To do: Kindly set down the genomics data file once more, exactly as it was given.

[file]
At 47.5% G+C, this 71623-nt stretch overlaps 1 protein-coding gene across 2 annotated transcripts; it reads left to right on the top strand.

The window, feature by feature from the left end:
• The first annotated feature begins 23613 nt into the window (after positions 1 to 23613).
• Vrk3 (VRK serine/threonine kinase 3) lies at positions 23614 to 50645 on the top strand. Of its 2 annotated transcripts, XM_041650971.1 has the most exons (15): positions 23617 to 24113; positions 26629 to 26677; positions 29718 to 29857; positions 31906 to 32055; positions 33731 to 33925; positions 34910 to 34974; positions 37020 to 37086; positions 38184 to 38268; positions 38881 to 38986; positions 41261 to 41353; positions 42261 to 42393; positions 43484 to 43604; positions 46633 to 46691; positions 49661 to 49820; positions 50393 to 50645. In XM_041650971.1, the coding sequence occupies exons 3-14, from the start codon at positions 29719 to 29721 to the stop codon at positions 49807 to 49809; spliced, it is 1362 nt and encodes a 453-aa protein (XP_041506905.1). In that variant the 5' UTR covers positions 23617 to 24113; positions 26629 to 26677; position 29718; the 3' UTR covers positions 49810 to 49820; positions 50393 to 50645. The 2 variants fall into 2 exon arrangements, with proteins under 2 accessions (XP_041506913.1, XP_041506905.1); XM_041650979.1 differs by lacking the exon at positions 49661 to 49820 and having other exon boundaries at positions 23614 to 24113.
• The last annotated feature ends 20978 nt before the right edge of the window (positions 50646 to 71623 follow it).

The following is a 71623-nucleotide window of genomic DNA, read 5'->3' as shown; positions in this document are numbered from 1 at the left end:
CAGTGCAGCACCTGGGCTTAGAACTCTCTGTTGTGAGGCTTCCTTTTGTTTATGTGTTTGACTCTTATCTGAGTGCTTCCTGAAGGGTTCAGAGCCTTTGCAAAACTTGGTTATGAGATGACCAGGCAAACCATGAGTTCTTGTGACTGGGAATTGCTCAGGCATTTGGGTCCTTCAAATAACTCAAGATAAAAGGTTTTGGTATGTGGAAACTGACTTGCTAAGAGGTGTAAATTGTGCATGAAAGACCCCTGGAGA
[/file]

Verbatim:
At 47.5% G+C, this 71623-nt stretch overlaps 1 protein-coding gene across 2 annotated transcripts; it reads left to right on the top strand.

The window, feature by feature from the left end:
• The first annotated feature begins 23613 nt into the window (after positions 1 to 23613).
• Vrk3 (VRK serine/threonine kinase 3) lies at positions 23614 to 50645 on the top strand. Of its 2 annotated transcripts, XM_041650971.1 has the most exons (15): positions 23617 to 24113; positions 26629 to 26677; positions 29718 to 29857; positions 31906 to 32055; positions 33731 to 33925; positions 34910 to 34974; positions 37020 to 37086; positions 38184 to 38268; positions 38881 to 38986; positions 41261 to 41353; positions 42261 to 42393; positions 43484 to 43604; positions 46633 to 46691; positions 49661 to 49820; positions 50393 to 50645. In XM_041650971.1, the coding sequence occupies exons 3-14, from the start codon at positions 29719 to 29721 to the stop codon at positions 49807 to 49809; spliced, it is 1362 nt and encodes a 453-aa protein (XP_041506905.1). In that variant the 5' UTR covers positions 23617 to 24113; positions 26629 to 26677; position 29718; the 3' UTR covers positions 49810 to 49820; positions 50393 to 50645. The 2 variants fall into 2 exon arrangements, with proteins under 2 accessions (XP_041506913.1, XP_041506905.1); XM_041650979.1 differs by lacking the exon at positions 49661 to 49820 and having other exon boundaries at positions 23614 to 24113.
• The last annotated feature ends 20978 nt before the right edge of the window (positions 50646 to 71623 follow it).

The following is a 71623-nucleotide window of genomic DNA, read 5'->3' as shown; positions in this document are numbered from 1 at the left end:
CAGTGCAGCACCTGGGCTTAGAACTCTCTGTTGTGAGGCTTCCTTTTGTTTATGTGTTTGACTCTTATCTGAGTGCTTCCTGAAGGGTTCAGAGCCTTTGCAAAACTTGGTTATGAGATGACCAGGCAAACCATGAGTTCTTGTGACTGGGAATTGCTCAGGCATTTGGGTCCTTCAAATAACTCAAGATAAAAGGTTTTGGTATGTGGAAACTGACTTGCTAAGAGGTGTAAATTGTGCATGAAAGACCCCTGGAGA